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Safe homes for cats
"Make sure your cat isn’t exposed to any hazards in your home or garden"

Creating a safe home for your cat

In the garden

Cats left to their own devices in the great outdoors will often have a taste of your garden’s plants. Ask your vet for a complete list of plants that are potentially harmful to your cat or view our list of toxic plants.

The more common house and garden plants include:

  • Philodendron
  • Mistletoe
  • Poinsettia

Garden plants

  • Lily
  • Azalea
  • Daffodil
  • Tomato
  • Foxglove
  • Yew
  • Hydrangea

Outdoor safety

Every cat has instincts to establish territory, climb trees, hunt for prey, socialise with other cats and catnap in the sun. However, being outdoors increases the risk of exposure to disease and parasites, getting lost or stolen, injured or killed on the road. So if you do decide to let your cat outdoors, make it as safe as possible.

  • Desex your cat to minimise roaming or fighting with other cats, as well as the transmission of diseases or risk of pregnancy. Confine your cat indoors until she has recovered from the surgery.
  • Keep all vaccinations current. Talk to your vet about new vaccines that protect against contagious feline diseases.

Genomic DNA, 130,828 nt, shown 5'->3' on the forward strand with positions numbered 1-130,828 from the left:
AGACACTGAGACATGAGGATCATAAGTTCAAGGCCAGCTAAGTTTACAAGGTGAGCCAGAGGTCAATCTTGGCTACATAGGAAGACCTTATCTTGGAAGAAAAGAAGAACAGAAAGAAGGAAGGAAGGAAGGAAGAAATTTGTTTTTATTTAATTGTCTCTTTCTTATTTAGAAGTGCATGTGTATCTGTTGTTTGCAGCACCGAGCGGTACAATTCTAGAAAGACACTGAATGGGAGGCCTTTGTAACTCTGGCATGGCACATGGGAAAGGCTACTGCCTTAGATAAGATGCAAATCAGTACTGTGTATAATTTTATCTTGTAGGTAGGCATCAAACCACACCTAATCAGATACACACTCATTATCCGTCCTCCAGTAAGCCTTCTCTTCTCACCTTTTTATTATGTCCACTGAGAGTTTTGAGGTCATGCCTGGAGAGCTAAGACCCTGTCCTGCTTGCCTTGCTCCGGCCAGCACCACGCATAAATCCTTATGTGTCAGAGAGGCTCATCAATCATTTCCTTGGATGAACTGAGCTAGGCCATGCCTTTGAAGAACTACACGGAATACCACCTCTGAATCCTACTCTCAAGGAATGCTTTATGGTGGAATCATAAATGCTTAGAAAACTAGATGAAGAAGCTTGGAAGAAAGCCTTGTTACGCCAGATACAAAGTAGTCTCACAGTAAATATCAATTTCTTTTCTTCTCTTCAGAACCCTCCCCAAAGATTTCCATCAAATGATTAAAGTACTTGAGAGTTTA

• Follow a regular worming routine including flea treatments.
  • Get your cat microchipped.
  • If you live in a quiet area, install a cat flap and allow your cat outside during the day. Make sure the flap is lockable so you can keep your pet indoors at night and safe from traffic and predatory animals.
  • Alternatively, you can also build a large cat run in your garden, linked by a cat flap. This should have a warm, weatherproof section and be positioned half in sun and shade. Add a tree trunk or climbing frame, ropes and perches, some grass, a catnip plant, a litter tray and water bowl.
  • If you live in an apartment or near a busy road, consider keeping your cat indoors or use a harness and lead when outdoors. In spite of their intelligence, cats cannot be expected to understand that cars are dangerous. Always check for any cats lying in your drive before reversing your car.
  • Make sure your cat wears a ‘quick release’ collar with an identification tag listing your address and your vet's phone number. A reflector strip on the collar will help motorists spot your cat at night.
  • Use an enclosed cat carrier to transport your cat outdoors or by car.
  • Use chemical herbicides carefully. Restrict access to your garden after applying any chemical until the area dries completely.

 

About the Purina PetCare Advice Centre

PetCare Advice Centre The Purina PetCare Advice Centre brings together a team with in-depth knowledge, experience and special interests with the skills to advise about health and nutrition, behaviour, training, socialisation, as well as basic first aid for your cat or dog. Our team of dedicated pet lovers can also provide information about Purina products and services to help you give your pet the best possible care. If you've got a question about any aspect of pet care, then ask the Purina PetCare Advice team.

Last updated: 24 April 2015 at 04:17 PM
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